Minor planets
(asteroid navigator) 1 Ceres Next minor planet
List of asteroids
 v  d  e The Solar System
The Sun Mercury Venus The Moon Earth Phobos and Deimos Mars Ceres The asteroid belt Jupiter Jupiter's natural satellites Saturn Saturn's natural satellites Uranus Uranus' natural satellites Neptune's natural satellites Neptune Charon, Nix, and Hydra Pluto The Kuiper belt Dysnomia Eris The scattered disc The Oort cloud
The Sun · Mercury · Venus · Earth · Mars · Ceres · Jupiter · Saturn · Uranus · Neptune · Pluto · Eris
Planets · Dwarf planets · Moons: Terrestrial · Martian · Asteroidal · Jovian · Saturnian · Uranian · Neptunian · Plutonian · Eridian
Small bodies:   Meteoroids · Asteroids (Asteroid belt) · Centaurs · TNOs (Kuiper belt/Scattered disc) · Comets (Oort cloud)
See also astronomical objects, the solar system's list of objects, sorted by radius or mass, and the Astronomy Portal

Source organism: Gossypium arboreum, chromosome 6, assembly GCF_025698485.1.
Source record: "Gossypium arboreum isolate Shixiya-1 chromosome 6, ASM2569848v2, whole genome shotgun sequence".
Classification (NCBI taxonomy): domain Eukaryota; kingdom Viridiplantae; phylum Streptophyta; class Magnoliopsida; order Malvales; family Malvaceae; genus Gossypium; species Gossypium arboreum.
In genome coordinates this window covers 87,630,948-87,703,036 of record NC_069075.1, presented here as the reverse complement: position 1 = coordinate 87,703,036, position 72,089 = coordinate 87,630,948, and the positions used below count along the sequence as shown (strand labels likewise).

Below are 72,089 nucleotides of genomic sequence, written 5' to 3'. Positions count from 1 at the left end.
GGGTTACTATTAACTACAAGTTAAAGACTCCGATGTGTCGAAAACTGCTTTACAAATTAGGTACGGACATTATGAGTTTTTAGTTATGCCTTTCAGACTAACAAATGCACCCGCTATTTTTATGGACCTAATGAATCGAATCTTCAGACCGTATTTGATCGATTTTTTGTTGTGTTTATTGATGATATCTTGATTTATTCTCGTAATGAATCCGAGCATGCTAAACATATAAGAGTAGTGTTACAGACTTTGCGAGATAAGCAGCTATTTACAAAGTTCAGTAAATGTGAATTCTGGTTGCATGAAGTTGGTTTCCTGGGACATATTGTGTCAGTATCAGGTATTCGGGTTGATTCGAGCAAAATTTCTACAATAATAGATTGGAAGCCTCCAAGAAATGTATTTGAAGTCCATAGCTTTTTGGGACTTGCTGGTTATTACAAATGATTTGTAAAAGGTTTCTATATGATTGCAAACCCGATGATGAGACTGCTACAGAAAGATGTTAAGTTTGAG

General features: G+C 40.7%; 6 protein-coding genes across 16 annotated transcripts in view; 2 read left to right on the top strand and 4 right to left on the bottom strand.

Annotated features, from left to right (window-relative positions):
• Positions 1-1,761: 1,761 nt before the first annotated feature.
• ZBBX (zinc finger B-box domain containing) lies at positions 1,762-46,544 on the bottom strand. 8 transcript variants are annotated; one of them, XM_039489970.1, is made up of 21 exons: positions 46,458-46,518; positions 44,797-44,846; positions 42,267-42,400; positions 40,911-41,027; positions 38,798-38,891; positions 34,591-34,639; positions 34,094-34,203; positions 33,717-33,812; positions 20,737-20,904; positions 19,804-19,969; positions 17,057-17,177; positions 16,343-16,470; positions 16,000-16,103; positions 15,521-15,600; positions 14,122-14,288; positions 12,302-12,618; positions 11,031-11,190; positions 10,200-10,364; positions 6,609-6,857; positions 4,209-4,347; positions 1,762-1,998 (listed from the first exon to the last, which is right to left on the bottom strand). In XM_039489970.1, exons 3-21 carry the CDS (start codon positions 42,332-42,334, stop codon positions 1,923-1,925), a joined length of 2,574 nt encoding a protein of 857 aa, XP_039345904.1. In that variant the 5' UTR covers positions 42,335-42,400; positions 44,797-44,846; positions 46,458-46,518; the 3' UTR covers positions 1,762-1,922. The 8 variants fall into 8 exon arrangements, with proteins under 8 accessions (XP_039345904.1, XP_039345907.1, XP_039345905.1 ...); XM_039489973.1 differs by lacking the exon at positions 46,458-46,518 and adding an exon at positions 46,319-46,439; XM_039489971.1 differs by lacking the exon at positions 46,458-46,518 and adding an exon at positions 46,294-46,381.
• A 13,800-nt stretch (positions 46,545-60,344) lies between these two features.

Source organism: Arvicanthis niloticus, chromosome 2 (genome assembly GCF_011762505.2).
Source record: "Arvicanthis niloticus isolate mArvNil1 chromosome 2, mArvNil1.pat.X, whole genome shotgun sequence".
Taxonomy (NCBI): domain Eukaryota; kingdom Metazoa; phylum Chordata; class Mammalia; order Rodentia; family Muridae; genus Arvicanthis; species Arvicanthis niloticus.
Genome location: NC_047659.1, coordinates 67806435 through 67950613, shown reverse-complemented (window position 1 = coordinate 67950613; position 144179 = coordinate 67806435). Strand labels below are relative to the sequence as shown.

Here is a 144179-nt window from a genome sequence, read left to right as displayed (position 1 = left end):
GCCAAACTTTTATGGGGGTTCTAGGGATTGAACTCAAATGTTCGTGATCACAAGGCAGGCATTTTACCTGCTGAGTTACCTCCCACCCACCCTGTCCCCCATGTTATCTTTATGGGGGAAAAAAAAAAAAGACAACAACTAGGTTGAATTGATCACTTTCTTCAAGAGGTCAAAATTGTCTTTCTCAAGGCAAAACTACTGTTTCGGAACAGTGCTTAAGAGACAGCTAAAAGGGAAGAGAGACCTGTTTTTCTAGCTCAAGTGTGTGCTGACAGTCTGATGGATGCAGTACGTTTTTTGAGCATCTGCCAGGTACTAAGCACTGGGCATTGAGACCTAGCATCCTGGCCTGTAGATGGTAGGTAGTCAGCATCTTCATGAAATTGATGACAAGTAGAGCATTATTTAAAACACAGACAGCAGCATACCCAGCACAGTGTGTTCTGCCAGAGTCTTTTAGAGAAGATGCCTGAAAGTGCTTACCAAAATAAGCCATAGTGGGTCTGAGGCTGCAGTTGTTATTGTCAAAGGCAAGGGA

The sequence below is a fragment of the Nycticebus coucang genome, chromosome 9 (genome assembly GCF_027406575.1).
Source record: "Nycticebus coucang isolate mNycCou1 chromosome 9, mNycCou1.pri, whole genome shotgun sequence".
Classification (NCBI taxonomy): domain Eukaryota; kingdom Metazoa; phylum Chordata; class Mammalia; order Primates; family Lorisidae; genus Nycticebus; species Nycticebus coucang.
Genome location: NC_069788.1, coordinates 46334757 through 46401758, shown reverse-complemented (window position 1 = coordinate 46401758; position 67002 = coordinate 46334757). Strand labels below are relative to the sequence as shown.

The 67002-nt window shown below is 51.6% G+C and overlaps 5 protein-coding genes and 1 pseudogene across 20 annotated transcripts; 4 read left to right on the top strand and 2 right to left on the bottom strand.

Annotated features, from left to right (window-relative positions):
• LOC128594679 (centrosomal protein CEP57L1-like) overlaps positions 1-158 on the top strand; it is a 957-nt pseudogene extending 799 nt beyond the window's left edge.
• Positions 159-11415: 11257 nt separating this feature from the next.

Minor planets, or asteroids or planetoids, are minor celestial bodies of the Solar system orbiting the Sun (mostly Small solar system bodies) that are smaller than major planets, but larger than meteoroids (commonly defined as being 10 meters across or less[1]), and that are not comets. ... 2 Pallas (pal-us, Greek Παλλάς) was the first asteroid discovered after 1 Ceres. ... This is a list of numbered minor planets, nearly all of the asteroids, in sequential order. ... Major features of the Solar System (not to scale; from left to right): Pluto, Neptune, Uranus, Saturn, Jupiter, the asteroid belt, the Sun, Mercury, Venus, Earth and its Moon, and Mars. ... The Sun is the star at the center of the Solar System. ... Note: This article contains special characters. ... Adjectives: Venusian or (rarely) Cytherean Atmosphere Surface pressure: 9. ... Adjectives: Terrestrial, Terran, Telluric, Tellurian, Earthly Atmosphere Surface pressure: 101. ... Adjectives: Martian Atmosphere Surface pressure: 0. ... Adjectives: Jovian Atmosphere Surface pressure: 20–200 kPa[4] (cloud layer) Composition: ~86% H2 ~13% Helium 0. ... Note: This article contains special characters. ... Adjectives: Uranian Atmosphere Surface pressure: 120 kPa (at the cloud level) Composition: 83% Hydrogen 15% Helium 1. ... Adjectives: Neptunian Atmosphere Surface pressure: (?)≫(?) 100 kPa : is asked the pressure at the cloud level. ... Adjectives: Plutonian Atmosphere Surface pressure: 0. ... Absolute magnitude: −1. ... The eight planets and three dwarf planets of the Solar System. ... Artists impression of Pluto (background) and Charon (foreground). ... A natural satellite is an object that orbits a planet or other body larger than itself and which is not man-made. ... Apparent magnitude: up to -12. ... The relative sizes of and distance between Mars, Phobos, and Deimos, to scale. ... 243 Ida and its moon Dactyl An asteroid moon is an asteroid that orbits another asteroid. ... Some of Jupiters moons and their highly inclined orbits Jupiter has 63 known natural satellites. ... The Saturnian system (photographic montage) Saturn has fifty-six confirmed natural satellites, plus three unconfirmed moons. ... Uranus has 27 known moons. ... Neptune (top) and Triton (bottom), 3 days after Voyager 2 flyby Neptune has 9 known moons. ... The planet Pluto has three known moons. ... Dysnomia (officially designated (136199) Eris I Dysnomia) is a moon of the dwarf planet Eris. ... A Small Solar System Body (SSSB) is a term defined in 2006 by the International Astronomical Union to describe objects in the Solar System that are neither planets nor dwarf planets: [1] This encompasses: all minor planets apart from the dwarf planets, : the classical asteroids, (except for 1 Ceres, the... It has been suggested that bolide be merged into this article or section. ... 253 Mathilde, a C-type asteroid. ... For details on the physical properties of bodies in the asteroid belt see Asteroid and Main-belt comet. ... The centaurs are a class of icy planetoids that orbit the Sun between Jupiter and Neptune, named after the mythical race of centaurs. ... A trans-Neptunian object (TNO) is any object in the solar system that orbits the sun at a greater distance on average than Neptune. ... Artists rendering of the Kuiper Belt and hypothetical more distant Oort cloud. ... The scattered disc (or scattered disk) is a distant region of our solar system, thinly populated by icy planetoids known as scattered disk objects (SDOs), a subset of the broader family of trans-Neptunian objects (TNOs). ... Comet Hale-Bopp Comet McNaught as seen from Swifts Creek, Victoria, Australia on 23 January 2007 A comet is a small body in the solar system that orbits the Sun and (at least occasionally) exhibits a coma (or atmosphere) and/or a tail â€” both primarily from the effects of... This image is an artists rendering of the Oort cloud and the Kuiper Belt. ... See also Lists of astronomical objects Category: ... Below is a list of solar system objects with diameter >500km: The Sun, a spectral class G2 star Mercury Venus Earth Moon Mars Jupiter Io Europa Ganymede Callisto complete list of Jupiters natural satellites Saturn Tethys Dione Rhea Titan Iapetus complete list of Saturns natural satellites Uranus Ariel... This is a list of solar system objects by radius, arranged in descending order of mean volumetric radius. ... This is a list of Solar system objects by mass, in decreasing order. ...